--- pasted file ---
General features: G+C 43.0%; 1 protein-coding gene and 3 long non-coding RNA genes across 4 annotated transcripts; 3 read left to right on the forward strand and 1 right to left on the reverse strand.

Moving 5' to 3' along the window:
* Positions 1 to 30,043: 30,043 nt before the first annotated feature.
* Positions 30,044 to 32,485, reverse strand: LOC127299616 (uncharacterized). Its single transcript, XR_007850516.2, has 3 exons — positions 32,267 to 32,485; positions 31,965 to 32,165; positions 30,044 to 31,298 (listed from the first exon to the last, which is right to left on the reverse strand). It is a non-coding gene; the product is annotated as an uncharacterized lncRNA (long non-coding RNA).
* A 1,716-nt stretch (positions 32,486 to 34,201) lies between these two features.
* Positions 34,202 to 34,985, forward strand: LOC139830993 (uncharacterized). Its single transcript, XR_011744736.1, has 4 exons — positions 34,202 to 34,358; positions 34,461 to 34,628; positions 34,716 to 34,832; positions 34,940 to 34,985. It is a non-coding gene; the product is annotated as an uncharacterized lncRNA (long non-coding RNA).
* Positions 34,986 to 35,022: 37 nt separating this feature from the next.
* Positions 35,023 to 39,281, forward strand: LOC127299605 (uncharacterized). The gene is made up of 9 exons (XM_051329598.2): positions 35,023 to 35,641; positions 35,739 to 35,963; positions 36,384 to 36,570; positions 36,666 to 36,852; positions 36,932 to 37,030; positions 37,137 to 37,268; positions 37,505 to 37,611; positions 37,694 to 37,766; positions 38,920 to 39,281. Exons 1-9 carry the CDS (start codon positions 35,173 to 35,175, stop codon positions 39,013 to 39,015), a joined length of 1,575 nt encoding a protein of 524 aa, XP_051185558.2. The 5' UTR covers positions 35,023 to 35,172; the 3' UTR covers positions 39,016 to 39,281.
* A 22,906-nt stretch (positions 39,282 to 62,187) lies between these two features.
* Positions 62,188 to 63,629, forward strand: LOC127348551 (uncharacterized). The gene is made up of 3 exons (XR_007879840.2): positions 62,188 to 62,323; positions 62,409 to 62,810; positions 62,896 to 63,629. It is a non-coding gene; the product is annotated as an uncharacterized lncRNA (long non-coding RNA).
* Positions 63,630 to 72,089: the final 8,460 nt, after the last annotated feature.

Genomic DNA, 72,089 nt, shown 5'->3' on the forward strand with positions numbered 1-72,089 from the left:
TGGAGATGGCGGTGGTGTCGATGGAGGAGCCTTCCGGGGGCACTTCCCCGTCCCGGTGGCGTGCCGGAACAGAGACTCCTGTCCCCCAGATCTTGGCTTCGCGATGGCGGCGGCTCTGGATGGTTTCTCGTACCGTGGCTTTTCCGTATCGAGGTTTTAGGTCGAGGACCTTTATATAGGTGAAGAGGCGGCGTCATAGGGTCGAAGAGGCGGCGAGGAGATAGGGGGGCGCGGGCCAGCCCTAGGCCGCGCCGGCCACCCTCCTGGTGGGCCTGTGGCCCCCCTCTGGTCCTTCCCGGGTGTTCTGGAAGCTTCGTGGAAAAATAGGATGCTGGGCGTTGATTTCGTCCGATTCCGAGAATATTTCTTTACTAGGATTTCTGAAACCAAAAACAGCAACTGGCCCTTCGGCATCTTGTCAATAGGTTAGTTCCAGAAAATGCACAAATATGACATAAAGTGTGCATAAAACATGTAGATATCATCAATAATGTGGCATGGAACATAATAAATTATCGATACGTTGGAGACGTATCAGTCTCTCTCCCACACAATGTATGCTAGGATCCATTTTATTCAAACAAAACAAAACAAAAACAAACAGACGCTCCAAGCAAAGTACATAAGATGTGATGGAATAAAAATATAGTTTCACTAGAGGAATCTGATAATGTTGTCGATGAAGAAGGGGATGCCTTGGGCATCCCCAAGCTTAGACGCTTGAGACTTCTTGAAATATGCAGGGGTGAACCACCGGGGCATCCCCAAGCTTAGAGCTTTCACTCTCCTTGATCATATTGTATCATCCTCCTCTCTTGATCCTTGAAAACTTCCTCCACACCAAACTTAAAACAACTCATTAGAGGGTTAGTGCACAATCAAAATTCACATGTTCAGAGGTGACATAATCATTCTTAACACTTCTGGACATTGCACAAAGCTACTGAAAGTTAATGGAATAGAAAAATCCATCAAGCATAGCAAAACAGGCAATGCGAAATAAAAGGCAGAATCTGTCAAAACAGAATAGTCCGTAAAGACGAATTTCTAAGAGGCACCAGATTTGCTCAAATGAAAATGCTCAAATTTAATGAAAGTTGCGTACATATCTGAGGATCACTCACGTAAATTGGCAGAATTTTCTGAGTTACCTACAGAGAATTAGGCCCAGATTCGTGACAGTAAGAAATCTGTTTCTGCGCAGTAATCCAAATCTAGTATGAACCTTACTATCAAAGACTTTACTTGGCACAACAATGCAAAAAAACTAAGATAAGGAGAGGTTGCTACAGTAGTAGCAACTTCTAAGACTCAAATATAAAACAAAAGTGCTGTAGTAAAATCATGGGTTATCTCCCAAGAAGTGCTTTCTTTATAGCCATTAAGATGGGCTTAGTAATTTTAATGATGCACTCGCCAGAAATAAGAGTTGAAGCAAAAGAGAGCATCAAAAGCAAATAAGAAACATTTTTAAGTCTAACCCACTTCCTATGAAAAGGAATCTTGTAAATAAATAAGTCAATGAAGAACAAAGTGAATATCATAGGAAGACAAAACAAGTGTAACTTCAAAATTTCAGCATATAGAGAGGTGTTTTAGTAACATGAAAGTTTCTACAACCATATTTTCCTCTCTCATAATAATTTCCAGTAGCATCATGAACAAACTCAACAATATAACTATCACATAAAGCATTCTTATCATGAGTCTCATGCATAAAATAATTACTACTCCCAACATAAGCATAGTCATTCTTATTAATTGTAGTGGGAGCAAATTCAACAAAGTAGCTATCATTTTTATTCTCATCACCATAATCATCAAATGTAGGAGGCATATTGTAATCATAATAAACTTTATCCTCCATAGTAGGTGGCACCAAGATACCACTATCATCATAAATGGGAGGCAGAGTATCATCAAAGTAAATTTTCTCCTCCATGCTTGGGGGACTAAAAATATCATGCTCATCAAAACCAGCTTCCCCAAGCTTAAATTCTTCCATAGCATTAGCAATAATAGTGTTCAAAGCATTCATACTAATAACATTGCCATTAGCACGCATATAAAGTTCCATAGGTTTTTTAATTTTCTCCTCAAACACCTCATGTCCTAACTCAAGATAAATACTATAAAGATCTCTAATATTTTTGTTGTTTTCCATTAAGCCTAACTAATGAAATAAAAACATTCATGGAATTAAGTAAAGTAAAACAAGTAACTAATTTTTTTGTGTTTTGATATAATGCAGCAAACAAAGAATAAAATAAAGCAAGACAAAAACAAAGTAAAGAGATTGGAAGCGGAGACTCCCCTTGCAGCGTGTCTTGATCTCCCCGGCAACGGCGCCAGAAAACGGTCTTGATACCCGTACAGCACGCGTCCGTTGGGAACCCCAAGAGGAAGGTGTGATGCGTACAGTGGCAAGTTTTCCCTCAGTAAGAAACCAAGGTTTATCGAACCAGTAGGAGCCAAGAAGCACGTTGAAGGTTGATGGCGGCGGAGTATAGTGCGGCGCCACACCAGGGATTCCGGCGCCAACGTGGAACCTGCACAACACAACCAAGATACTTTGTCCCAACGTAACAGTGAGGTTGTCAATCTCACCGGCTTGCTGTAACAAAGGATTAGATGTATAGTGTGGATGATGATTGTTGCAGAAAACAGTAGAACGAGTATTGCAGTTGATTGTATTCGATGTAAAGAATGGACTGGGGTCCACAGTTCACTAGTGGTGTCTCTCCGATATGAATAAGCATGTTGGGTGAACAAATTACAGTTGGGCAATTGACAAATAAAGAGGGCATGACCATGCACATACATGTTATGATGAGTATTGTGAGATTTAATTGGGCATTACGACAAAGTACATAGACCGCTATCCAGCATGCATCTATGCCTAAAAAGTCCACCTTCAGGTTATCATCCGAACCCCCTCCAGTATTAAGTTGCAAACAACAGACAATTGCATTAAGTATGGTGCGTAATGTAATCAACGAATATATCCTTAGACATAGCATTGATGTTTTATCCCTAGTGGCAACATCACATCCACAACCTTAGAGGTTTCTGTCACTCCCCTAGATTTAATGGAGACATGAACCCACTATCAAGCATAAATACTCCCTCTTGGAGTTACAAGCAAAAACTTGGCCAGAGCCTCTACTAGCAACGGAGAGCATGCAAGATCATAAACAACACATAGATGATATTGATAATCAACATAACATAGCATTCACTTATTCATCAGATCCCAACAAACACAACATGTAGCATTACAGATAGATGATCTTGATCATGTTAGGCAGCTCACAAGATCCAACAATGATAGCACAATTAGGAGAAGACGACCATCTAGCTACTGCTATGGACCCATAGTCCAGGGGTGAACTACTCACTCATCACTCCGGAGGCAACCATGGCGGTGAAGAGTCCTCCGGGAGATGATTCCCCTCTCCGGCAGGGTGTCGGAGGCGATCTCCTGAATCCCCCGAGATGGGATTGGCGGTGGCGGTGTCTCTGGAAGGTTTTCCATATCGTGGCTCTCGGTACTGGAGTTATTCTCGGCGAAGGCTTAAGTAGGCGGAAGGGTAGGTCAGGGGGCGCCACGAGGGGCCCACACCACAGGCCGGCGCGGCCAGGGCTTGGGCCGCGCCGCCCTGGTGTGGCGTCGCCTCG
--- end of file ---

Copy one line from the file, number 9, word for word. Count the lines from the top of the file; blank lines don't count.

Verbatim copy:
* A 22,906-nt stretch (positions 39,282 to 62,187) lies between these two features.